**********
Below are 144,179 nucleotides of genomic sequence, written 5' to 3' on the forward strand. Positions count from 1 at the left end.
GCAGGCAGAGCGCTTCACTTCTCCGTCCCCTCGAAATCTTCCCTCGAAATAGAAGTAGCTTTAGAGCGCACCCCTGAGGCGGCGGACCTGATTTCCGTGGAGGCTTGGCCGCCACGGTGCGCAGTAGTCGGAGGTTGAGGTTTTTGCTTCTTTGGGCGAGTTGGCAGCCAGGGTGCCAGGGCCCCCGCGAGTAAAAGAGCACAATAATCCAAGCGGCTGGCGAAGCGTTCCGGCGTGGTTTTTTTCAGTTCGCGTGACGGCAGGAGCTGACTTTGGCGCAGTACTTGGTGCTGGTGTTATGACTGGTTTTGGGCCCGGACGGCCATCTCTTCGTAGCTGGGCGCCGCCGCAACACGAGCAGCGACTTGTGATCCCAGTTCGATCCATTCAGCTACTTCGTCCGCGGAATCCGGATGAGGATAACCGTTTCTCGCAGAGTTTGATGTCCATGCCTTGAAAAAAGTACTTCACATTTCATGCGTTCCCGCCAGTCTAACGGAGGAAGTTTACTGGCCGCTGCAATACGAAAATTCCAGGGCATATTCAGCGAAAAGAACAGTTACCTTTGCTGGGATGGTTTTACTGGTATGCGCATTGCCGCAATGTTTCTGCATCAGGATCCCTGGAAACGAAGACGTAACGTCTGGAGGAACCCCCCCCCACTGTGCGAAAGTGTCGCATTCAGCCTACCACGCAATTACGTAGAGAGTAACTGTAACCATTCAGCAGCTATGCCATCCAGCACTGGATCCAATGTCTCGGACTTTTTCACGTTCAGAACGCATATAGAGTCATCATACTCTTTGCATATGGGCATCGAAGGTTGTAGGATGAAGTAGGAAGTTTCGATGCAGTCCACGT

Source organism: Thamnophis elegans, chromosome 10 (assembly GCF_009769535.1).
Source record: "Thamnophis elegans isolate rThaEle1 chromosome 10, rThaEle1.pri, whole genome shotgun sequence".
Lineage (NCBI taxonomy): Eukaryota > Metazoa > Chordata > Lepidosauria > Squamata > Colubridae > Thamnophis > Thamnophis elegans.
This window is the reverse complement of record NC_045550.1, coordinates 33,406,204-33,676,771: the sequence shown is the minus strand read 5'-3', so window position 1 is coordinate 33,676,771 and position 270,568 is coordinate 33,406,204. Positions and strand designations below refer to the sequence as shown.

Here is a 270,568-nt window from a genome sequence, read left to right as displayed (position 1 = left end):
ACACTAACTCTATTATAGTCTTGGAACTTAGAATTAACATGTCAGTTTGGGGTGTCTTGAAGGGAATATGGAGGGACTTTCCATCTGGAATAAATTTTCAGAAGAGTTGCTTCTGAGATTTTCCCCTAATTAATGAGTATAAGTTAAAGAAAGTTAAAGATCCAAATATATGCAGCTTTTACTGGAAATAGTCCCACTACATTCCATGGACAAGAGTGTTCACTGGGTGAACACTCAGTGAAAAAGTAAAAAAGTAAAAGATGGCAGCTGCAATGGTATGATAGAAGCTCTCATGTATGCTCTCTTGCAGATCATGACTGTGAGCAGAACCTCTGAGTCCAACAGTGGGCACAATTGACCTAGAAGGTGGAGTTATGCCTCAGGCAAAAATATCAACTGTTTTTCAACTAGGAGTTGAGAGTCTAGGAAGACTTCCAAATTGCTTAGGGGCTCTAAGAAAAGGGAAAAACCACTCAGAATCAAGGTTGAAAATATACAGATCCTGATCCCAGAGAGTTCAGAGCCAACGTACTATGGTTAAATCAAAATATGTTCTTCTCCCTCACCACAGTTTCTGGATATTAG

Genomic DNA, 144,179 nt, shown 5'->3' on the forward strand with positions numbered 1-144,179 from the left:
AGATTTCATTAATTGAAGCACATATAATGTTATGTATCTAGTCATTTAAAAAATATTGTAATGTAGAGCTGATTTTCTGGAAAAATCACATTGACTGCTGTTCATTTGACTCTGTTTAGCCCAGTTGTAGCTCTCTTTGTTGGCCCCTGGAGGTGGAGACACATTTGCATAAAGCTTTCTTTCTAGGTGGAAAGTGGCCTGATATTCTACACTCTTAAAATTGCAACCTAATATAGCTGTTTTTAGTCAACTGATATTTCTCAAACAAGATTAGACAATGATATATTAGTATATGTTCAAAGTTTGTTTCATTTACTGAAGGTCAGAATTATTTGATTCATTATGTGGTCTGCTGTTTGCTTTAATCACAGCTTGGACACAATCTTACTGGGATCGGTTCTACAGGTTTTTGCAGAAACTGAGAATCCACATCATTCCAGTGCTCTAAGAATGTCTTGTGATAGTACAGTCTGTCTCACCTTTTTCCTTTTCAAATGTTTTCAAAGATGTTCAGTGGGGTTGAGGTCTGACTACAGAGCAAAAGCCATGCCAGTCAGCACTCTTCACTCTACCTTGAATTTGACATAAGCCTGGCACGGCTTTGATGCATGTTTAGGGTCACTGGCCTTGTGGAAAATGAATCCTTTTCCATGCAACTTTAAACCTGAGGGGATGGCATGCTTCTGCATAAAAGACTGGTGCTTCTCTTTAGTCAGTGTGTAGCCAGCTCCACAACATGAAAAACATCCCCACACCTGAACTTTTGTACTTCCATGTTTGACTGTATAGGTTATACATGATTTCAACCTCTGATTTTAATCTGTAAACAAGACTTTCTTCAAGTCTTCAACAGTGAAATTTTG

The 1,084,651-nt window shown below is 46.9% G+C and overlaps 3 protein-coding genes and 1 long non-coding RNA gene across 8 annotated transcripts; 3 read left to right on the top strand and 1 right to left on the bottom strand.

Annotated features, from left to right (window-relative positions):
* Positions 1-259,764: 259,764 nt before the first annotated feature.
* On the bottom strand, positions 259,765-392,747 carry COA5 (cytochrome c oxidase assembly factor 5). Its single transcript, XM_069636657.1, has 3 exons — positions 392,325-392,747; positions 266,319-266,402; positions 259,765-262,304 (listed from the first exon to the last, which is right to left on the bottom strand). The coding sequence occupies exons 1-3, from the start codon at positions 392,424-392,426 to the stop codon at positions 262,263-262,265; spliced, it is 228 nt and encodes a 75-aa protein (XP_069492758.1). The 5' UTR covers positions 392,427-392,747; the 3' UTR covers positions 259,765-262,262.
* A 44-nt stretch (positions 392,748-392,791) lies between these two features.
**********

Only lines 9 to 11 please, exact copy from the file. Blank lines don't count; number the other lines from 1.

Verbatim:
Genomic DNA, 144,179 nt, shown 5'->3' on the forward strand with positions numbered 1-144,179 from the left:
AGATTTCATTAATTGAAGCACATATAATGTTATGTATCTAGTCATTTAAAAAATATTGTAATGTAGAGCTGATTTTCTGGAAAAATCACATTGACTGCTGTTCATTTGACTCTGTTTAGCCCAGTTGTAGCTCTCTTTGTTGGCCCCTGGAGGTGGAGACACATTTGCATAAAGCTTTCTTTCTAGGTGGAAAGTGGCCTGATATTCTACACTCTTAAAATTGCAACCTAATATAGCTGTTTTTAGTCAACTGATATTTCTCAAACAAGATTAGACAATGATATATTAGTATATGTTCAAAGTTTGTTTCATTTACTGAAGGTCAGAATTATTTGATTCATTATGTGGTCTGCTGTTTGCTTTAATCACAGCTTGGACACAATCTTACTGGGATCGGTTCTACAGGTTTTTGCAGAAACTGAGAATCCACATCATTCCAGTGCTCTAAGAATGTCTTGTGATAGTACAGTCTGTCTCACCTTTTTCCTTTTCAAATGTTTTCAAAGATGTTCAGTGGGGTTGAGGTCTGACTACAGAGCAAAAGCCATGCCAGTCAGCACTCTTCACTCTACCTTGAATTTGACATAAGCCTGGCACGGCTTTGATGCATGTTTAGGGTCACTGGCCTTGTGGAAAATGAATCCTTTTCCATGCAACTTTAAACCTGAGGGGATGGCATGCTTCTGCATAAAAGACTGGTGCTTCTCTTTAGTCAGTGTGTAGCCAGCTCCACAACATGAAAAACATCCCCACACCTGAACTTTTGTACTTCCATGTTTGACTGTATAGGTTATACATGATTTCAACCTCTGATTTTAATCTGTAAACAAGACTTTCTTCAAGTCTTCAACAGTGAAATTTTG

The 1,084,651-nt window shown below is 46.9% G+C and overlaps 3 protein-coding genes and 1 long non-coding RNA gene across 8 annotated transcripts; 3 read left to right on the top strand and 1 right to left on the bottom strand.